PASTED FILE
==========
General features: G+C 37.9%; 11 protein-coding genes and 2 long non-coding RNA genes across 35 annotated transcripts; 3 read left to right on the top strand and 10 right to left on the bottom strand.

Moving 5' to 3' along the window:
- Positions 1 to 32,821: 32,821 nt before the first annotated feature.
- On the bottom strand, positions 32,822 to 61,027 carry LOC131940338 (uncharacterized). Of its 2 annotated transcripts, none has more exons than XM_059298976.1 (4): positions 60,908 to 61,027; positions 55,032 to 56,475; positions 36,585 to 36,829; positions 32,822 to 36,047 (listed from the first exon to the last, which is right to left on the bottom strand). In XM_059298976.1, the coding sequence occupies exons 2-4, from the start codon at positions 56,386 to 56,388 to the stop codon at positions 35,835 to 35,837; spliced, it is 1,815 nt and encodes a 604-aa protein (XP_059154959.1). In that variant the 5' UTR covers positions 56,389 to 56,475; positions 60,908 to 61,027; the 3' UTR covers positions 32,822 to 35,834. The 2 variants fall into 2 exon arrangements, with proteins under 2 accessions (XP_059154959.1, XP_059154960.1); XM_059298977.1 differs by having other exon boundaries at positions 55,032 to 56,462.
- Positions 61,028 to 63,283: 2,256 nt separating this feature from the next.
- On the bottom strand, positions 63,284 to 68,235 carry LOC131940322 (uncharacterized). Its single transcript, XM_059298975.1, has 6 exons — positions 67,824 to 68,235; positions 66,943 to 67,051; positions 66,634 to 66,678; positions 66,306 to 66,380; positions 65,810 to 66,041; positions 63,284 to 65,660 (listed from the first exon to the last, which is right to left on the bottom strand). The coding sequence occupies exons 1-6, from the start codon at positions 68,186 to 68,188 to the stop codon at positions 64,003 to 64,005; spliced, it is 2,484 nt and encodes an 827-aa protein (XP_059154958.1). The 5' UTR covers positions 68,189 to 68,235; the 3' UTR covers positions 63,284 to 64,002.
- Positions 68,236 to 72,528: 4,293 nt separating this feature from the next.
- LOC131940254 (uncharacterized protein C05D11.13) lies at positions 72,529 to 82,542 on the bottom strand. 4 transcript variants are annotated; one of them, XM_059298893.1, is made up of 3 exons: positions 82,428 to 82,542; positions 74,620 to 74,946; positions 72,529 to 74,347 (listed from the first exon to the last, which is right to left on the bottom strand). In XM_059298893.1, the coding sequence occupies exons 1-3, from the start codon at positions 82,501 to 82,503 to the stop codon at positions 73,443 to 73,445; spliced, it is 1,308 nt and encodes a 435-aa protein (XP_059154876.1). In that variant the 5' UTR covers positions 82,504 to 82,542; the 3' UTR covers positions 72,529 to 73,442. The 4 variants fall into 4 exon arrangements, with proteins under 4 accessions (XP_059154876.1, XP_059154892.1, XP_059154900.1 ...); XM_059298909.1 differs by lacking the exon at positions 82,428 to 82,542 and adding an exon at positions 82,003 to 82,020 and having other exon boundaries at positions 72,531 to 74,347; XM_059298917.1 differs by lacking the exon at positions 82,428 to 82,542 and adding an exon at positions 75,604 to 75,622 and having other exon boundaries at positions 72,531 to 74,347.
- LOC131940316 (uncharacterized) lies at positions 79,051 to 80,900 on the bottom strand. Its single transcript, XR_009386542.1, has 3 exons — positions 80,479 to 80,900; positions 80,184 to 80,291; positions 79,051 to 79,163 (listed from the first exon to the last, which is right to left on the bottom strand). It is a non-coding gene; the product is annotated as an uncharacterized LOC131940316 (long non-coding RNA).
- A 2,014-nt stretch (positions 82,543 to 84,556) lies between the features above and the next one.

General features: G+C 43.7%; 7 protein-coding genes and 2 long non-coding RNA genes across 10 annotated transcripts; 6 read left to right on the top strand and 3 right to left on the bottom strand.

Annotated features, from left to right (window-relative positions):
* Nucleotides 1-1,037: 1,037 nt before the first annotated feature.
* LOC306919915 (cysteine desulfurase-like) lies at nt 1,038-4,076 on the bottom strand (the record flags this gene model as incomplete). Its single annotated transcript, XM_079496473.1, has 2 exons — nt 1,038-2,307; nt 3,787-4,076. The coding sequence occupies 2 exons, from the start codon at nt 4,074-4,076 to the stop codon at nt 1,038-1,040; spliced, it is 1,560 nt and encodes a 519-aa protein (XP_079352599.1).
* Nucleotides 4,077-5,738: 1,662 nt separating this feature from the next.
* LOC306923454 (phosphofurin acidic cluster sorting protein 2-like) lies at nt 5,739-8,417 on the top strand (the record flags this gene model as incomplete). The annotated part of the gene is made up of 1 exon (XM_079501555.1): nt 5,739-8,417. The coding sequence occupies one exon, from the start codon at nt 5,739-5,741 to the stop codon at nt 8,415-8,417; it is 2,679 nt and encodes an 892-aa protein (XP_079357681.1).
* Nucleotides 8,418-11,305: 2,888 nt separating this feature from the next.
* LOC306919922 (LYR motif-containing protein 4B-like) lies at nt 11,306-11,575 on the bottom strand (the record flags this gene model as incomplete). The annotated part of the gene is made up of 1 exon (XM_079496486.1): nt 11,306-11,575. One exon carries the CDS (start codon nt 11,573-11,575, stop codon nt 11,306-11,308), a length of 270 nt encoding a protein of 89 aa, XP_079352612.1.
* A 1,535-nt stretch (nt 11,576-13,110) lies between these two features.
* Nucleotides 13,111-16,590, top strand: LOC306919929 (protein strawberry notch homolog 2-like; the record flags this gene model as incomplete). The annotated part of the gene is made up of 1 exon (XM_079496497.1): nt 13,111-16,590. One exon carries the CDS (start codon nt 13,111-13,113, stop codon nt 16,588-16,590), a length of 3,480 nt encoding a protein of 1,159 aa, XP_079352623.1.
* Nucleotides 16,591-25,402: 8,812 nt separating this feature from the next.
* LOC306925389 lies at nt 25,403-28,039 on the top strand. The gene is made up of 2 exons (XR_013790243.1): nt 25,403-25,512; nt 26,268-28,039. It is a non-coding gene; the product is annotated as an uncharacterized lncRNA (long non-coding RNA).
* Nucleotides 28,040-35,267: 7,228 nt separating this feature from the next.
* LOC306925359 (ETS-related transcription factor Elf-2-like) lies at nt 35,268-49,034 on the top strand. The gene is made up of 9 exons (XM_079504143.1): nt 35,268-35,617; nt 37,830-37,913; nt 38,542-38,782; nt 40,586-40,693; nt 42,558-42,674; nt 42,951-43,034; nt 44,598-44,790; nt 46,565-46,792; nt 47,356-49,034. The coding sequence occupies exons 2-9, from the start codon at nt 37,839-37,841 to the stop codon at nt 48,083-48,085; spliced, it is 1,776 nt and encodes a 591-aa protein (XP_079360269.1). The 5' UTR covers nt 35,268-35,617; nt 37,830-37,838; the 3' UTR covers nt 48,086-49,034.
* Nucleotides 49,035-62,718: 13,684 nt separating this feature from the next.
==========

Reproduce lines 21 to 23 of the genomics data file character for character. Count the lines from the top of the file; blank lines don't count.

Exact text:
* Nucleotides 16,591-25,402: 8,812 nt separating this feature from the next.
* LOC306925389 lies at nt 25,403-28,039 on the top strand. The gene is made up of 2 exons (XR_013790243.1): nt 25,403-25,512; nt 26,268-28,039. It is a non-coding gene; the product is annotated as an uncharacterized lncRNA (long non-coding RNA).
* Nucleotides 28,040-35,267: 7,228 nt separating this feature from the next.